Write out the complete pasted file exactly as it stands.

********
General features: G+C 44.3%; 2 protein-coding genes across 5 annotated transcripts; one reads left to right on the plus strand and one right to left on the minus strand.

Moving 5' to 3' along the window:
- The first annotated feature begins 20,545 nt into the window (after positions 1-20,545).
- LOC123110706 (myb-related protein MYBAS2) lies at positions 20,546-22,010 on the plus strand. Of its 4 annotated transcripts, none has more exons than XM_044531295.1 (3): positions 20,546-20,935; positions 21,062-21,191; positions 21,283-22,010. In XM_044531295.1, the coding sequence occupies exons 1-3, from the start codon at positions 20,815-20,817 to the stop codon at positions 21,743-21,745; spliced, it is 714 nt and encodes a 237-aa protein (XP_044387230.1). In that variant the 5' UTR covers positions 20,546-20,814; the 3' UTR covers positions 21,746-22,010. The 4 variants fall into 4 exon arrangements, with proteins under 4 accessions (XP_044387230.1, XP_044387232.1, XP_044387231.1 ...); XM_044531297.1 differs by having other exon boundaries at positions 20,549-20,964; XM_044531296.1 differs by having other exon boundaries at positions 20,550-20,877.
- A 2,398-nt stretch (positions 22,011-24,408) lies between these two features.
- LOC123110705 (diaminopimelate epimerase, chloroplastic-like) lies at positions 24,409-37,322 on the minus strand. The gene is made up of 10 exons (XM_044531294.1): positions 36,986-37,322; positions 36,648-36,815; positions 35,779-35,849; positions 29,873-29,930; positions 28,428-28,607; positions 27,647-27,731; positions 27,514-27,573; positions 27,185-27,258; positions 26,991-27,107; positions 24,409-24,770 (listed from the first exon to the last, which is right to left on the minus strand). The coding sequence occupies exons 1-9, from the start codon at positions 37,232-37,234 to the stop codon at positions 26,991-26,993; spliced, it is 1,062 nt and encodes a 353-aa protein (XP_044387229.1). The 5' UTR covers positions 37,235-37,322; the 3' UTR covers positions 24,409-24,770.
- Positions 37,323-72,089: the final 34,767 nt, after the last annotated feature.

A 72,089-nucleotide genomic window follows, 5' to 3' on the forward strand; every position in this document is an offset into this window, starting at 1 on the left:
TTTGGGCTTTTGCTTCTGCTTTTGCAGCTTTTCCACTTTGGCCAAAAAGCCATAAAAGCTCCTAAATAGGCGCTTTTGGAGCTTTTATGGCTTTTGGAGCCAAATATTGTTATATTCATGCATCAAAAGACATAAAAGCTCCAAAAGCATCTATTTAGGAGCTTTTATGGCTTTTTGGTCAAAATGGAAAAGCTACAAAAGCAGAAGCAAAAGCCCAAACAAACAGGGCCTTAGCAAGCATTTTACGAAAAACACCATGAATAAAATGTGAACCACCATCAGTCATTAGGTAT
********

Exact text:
General features: G+C 44.3%; 2 protein-coding genes across 5 annotated transcripts; one reads left to right on the plus strand and one right to left on the minus strand.

Moving 5' to 3' along the window:
- The first annotated feature begins 20,545 nt into the window (after positions 1-20,545).
- LOC123110706 (myb-related protein MYBAS2) lies at positions 20,546-22,010 on the plus strand. Of its 4 annotated transcripts, none has more exons than XM_044531295.1 (3): positions 20,546-20,935; positions 21,062-21,191; positions 21,283-22,010. In XM_044531295.1, the coding sequence occupies exons 1-3, from the start codon at positions 20,815-20,817 to the stop codon at positions 21,743-21,745; spliced, it is 714 nt and encodes a 237-aa protein (XP_044387230.1). In that variant the 5' UTR covers positions 20,546-20,814; the 3' UTR covers positions 21,746-22,010. The 4 variants fall into 4 exon arrangements, with proteins under 4 accessions (XP_044387230.1, XP_044387232.1, XP_044387231.1 ...); XM_044531297.1 differs by having other exon boundaries at positions 20,549-20,964; XM_044531296.1 differs by having other exon boundaries at positions 20,550-20,877.
- A 2,398-nt stretch (positions 22,011-24,408) lies between these two features.
- LOC123110705 (diaminopimelate epimerase, chloroplastic-like) lies at positions 24,409-37,322 on the minus strand. The gene is made up of 10 exons (XM_044531294.1): positions 36,986-37,322; positions 36,648-36,815; positions 35,779-35,849; positions 29,873-29,930; positions 28,428-28,607; positions 27,647-27,731; positions 27,514-27,573; positions 27,185-27,258; positions 26,991-27,107; positions 24,409-24,770 (listed from the first exon to the last, which is right to left on the minus strand). The coding sequence occupies exons 1-9, from the start codon at positions 37,232-37,234 to the stop codon at positions 26,991-26,993; spliced, it is 1,062 nt and encodes a 353-aa protein (XP_044387229.1). The 5' UTR covers positions 37,235-37,322; the 3' UTR covers positions 24,409-24,770.
- Positions 37,323-72,089: the final 34,767 nt, after the last annotated feature.

A 72,089-nucleotide genomic window follows, 5' to 3' on the forward strand; every position in this document is an offset into this window, starting at 1 on the left:
TTTGGGCTTTTGCTTCTGCTTTTGCAGCTTTTCCACTTTGGCCAAAAAGCCATAAAAGCTCCTAAATAGGCGCTTTTGGAGCTTTTATGGCTTTTGGAGCCAAATATTGTTATATTCATGCATCAAAAGACATAAAAGCTCCAAAAGCATCTATTTAGGAGCTTTTATGGCTTTTTGGTCAAAATGGAAAAGCTACAAAAGCAGAAGCAAAAGCCCAAACAAACAGGGCCTTAGCAAGCATTTTACGAAAAACACCATGAATAAAATGTGAACCACCATCAGTCATTAGGTAT